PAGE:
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[-378-] 

CHAPTER CCXLVI.

THE PARTY AT RAVENSWORTH HALL.

    DURING Albert Egerton's absence, the conversation in the drawing-room had at first turned upon the subject of the old gardener's statements respecting the ghost.
    Lord Dunstable, Mr. Chichester, and Sir Rupert Harborough expressed their firm belief in the truth of the story — simply because they were anxious to serve their friend Egerton, and get the aunt and cousins back again to London as speedily as possible. For they feared that if an exposure were to take place, and if the deception relative to the ownership of the Hall were by any accident to transpire, the remonstrances, reproaches, and accompanying advice which Egerton's relations were certain to lavish upon him, might have the effect of reclaiming him entirely — a prospect by no means pleasant to the minds of those adventurers, who were resolved to pluck him to his very last feather.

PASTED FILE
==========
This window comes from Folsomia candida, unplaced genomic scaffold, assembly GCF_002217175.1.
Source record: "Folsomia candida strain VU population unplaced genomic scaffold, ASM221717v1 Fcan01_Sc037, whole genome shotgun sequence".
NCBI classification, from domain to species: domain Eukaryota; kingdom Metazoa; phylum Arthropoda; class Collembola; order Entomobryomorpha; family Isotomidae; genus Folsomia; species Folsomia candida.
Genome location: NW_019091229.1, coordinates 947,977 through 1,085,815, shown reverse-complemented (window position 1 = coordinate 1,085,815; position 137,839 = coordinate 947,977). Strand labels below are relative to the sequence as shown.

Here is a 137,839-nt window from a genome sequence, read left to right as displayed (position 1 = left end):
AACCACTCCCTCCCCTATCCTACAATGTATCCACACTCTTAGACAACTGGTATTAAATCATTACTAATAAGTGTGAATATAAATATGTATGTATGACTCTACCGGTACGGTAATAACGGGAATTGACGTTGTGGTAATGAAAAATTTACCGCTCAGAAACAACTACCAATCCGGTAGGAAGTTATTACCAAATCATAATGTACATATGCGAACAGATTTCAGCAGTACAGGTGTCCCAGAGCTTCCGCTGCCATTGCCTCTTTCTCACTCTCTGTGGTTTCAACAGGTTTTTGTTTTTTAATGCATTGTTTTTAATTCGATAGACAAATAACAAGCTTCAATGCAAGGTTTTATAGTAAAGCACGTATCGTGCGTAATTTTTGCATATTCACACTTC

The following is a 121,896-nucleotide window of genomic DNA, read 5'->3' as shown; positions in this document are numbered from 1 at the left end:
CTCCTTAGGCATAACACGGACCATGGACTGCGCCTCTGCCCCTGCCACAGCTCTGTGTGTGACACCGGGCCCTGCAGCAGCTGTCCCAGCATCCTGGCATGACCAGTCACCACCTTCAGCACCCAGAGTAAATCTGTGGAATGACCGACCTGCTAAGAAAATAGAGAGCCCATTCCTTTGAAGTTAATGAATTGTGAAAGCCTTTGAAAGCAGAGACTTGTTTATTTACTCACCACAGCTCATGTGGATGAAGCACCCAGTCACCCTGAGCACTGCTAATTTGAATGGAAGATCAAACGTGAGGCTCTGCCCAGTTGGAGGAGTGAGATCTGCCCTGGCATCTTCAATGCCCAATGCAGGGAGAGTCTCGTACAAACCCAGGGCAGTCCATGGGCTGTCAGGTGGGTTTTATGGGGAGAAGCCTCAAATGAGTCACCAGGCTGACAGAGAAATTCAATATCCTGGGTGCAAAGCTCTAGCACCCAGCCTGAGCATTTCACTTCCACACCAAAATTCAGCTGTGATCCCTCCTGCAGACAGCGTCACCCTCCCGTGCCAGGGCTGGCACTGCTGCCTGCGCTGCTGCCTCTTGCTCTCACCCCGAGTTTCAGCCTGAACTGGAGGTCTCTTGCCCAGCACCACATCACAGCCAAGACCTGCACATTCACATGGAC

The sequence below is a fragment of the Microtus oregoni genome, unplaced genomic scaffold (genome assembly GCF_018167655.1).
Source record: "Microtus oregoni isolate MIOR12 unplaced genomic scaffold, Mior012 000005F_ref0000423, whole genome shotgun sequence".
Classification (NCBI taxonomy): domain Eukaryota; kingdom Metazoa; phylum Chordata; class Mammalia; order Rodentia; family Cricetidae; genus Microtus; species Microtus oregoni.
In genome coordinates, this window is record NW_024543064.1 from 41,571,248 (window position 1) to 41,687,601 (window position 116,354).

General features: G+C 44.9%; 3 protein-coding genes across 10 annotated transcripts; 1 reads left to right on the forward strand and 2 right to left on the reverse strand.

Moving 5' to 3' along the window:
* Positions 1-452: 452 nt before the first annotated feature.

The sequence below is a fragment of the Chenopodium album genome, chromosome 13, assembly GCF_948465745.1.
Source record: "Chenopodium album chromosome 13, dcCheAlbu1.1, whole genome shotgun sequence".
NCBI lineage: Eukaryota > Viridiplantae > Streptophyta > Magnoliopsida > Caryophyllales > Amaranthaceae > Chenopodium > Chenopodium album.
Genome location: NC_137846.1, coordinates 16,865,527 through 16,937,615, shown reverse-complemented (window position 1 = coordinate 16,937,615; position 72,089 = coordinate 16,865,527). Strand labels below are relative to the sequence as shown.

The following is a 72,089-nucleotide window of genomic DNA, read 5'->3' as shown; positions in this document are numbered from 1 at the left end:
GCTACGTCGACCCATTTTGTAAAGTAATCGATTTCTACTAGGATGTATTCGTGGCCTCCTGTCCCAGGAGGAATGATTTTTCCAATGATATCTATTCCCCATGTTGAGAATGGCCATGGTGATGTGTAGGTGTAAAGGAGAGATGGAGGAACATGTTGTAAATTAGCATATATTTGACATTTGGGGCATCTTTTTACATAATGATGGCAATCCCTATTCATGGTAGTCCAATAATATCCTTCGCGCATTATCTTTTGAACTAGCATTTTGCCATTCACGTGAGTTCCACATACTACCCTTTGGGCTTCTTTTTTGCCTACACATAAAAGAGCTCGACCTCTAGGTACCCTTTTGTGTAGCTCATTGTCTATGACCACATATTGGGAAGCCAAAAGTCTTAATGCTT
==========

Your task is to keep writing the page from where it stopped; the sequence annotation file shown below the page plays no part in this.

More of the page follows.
Colonel Cholmondeley, although completely agreeing with his friends in all matters of this nature, nevertheless proclaimed his total disbelief of the ghost story. This he did simply because it would have appeared too pointed had all Egerton's friends combined unanimously in recommending that the party should return to London immediately after the collation.
    "For my part," said Mr. Tedworth Jones, "I believe every word that the old man uttered. Love, poetry, and ghosts seem to me to go together. For what is love, unless the lover who loses her whom he loves, can soothe the agony of his mind by the conviction that she-the dear lost one — is ever near him in the shape of a disembodied spirit!"